Peterson: Yeah.

Fleming: And in some ways that's a good thing. I don't think the draft was a good thing but I think it may have been a good thing for me to have to decide I wasn't going to go.

Cardinaux: Yeah. I think once the decision to say, "No," then you're forced to do a little more thinking because you are taking a resistance route, and more than that you had to write it all down and explain why and rationalize it.

Peterson: If you were inclined to, I think the deal is that the vast majority of young men in our situation didn't have the tools, background, where they could...

Fleming: Well, there's that isn't there? I mean, there's this...

Peterson: And think about it and write clever statements that we all wrote and do all of that. They assumed that when they got the call that was it and they're off. We had a great privilege to be able to have a hand in the outcome in a certain way but I don't think realistically the majority of folks in our situation did.

Cardinaux: Yeah, we all went to Oberlin. We all applied for CO and we all went to YPI.

Fleming: We're not a representative group, are we?

Cardinaux: So when you gain CO status you then are given the right to go do alternative service. It's two years long. 24 months.

Peterson: Well, right. So the idea was there were some rules about it had to be for a public service organization of some kind. I don't know. Healthcare was always safe, and the Yale Psychiatric Institute, the primary mission was to treat adolescent schizophrenics.

Cardinaux: It's part of the Yale New Haven Hospital, a teaching hospital.

Peterson: Yeah, I was very grateful to have some useful work or be of some value to a bunch of people who were clearly in need of some kind of help. It was way better than going to Vietnam in terms of both your benefit to the world and your benefit to yourself.

Fleming: When I went back and looked at my CO, when I went back and looked at some of the stuff from YPI, I think, oh, my god. This is when I became the person I am.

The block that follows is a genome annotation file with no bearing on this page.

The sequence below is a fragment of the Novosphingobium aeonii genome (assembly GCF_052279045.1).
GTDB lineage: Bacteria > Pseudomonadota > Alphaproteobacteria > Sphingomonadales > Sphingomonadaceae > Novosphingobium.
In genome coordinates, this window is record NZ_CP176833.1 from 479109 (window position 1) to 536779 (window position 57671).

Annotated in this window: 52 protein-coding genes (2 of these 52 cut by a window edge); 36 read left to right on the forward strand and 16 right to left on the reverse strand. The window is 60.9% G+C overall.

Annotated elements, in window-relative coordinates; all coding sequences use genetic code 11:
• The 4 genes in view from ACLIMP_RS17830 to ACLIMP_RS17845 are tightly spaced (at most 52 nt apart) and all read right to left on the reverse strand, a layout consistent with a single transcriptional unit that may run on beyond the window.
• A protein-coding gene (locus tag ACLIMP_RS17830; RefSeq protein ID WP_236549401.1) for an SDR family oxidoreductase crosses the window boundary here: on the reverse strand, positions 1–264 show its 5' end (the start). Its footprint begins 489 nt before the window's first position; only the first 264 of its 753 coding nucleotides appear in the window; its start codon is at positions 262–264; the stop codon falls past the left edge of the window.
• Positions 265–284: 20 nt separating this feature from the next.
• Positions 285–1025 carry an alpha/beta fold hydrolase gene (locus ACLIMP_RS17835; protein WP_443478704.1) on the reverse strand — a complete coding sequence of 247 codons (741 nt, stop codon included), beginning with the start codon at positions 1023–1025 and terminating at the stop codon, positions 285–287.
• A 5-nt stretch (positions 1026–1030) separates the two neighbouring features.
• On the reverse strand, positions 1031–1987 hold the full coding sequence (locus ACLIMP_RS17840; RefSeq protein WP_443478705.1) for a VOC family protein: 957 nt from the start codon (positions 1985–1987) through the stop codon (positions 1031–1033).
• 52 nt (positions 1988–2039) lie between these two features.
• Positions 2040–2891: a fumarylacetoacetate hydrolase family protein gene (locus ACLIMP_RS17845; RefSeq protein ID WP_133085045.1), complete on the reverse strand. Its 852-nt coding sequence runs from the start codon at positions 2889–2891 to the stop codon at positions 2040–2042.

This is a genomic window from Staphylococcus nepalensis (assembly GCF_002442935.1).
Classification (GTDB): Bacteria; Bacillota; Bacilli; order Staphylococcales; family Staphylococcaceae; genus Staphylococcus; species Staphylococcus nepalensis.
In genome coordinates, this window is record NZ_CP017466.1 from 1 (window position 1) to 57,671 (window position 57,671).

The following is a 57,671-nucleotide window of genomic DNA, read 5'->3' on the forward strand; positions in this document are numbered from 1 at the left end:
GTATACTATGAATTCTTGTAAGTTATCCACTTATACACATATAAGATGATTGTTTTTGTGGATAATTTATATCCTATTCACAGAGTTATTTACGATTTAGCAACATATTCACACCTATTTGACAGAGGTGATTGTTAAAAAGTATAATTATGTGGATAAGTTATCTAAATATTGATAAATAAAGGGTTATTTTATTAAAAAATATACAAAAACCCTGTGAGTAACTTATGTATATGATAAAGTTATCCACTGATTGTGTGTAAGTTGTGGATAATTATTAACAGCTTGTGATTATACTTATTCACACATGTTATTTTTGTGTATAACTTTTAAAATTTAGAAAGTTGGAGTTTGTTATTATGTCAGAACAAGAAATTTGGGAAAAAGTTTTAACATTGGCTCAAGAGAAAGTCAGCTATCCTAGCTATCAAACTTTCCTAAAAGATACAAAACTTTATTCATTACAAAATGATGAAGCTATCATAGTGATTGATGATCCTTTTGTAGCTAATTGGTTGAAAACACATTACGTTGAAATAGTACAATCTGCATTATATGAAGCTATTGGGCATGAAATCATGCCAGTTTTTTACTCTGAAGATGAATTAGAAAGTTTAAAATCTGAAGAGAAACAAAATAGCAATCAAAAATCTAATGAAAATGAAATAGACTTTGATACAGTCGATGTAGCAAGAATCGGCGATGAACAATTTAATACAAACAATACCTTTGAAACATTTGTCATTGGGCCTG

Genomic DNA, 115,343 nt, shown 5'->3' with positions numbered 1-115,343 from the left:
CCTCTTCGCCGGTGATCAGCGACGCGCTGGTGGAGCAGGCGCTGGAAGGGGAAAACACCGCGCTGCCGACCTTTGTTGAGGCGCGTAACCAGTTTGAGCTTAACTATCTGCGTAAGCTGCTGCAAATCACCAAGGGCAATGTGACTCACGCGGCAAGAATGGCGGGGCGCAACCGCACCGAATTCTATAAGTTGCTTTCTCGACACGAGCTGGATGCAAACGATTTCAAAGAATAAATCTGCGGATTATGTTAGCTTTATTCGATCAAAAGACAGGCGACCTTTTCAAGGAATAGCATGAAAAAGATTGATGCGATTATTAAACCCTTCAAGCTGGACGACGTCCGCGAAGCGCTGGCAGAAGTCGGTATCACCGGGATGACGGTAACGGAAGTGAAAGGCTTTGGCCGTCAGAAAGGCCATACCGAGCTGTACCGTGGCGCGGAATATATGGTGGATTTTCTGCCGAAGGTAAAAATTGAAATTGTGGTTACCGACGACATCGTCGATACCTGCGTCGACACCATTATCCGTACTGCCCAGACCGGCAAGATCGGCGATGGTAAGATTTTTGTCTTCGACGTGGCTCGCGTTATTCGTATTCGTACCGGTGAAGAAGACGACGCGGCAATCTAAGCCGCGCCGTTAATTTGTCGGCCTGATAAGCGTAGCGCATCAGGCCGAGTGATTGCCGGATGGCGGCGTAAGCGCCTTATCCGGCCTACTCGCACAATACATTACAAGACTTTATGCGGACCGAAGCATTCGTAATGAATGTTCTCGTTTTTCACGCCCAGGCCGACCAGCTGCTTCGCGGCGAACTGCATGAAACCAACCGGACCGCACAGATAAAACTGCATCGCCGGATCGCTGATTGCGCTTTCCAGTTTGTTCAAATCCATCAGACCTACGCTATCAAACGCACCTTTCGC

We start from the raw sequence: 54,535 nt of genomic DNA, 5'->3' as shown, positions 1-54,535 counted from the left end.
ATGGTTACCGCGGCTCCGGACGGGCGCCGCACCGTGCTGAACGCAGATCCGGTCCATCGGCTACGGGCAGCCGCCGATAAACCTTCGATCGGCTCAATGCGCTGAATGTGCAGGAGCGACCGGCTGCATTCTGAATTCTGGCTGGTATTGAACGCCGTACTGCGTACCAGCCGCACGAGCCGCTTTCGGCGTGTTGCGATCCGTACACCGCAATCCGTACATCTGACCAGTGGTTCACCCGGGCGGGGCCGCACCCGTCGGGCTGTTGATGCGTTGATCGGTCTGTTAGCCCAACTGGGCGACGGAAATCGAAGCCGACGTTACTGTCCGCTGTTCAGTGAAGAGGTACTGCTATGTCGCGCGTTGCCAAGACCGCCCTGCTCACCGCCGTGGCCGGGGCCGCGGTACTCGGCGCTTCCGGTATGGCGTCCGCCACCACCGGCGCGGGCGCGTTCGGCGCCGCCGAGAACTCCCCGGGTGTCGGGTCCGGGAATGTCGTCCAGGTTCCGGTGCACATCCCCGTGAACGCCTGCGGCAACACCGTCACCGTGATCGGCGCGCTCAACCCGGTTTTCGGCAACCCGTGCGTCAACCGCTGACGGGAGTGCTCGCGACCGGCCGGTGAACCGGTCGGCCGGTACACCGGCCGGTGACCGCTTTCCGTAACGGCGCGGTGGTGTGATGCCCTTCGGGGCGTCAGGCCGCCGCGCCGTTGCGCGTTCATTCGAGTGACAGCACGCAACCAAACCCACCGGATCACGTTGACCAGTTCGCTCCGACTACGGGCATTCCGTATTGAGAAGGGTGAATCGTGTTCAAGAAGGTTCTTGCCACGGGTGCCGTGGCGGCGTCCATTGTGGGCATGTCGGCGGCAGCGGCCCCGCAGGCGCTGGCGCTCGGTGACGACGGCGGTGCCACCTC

Cardinaux: Yeah, there's no doubt that it's definitely a matter of identity.

Peterson: It was an abrupt detour in a way and so it was a bit of like being together in an outpost. A lot of emotional content that we needed to share with each other that was coming up for the first time because we'd never seen folks in this kind of trouble.

Cardinaux: Interestingly enough, thinking about it that way, I certainly don't have any regrets. I don't feel that I missed out on anything and the fact that I had to do the alternate service probably did me some good, which ironically sounds like the statement that your dad made about a little discipline wouldn't hurt.

Fleming: Yeah, and I should add that I found in my file a letter from my dad to the board which said, "I believe him." In many more words than that he said, "We don't agree but I believe him." Robert Cardinaux, Mark Peterson, and I all did alternative service as conscientious objectors during the Vietnam War. We worked together as aides at the Yale Psychiatric Institute in New Haven, Connecticut. If you have comments about this hour, bring them to our Facebook page or send us an email through our website at

Comments for this interview

nice (chat mctaggart, 01/20/2014 - 12:17am)

I'm thankful that I was too young to have to decide, but many times I've asked myself what I would've done. Thanks, guys, for honestly discussing what you went through.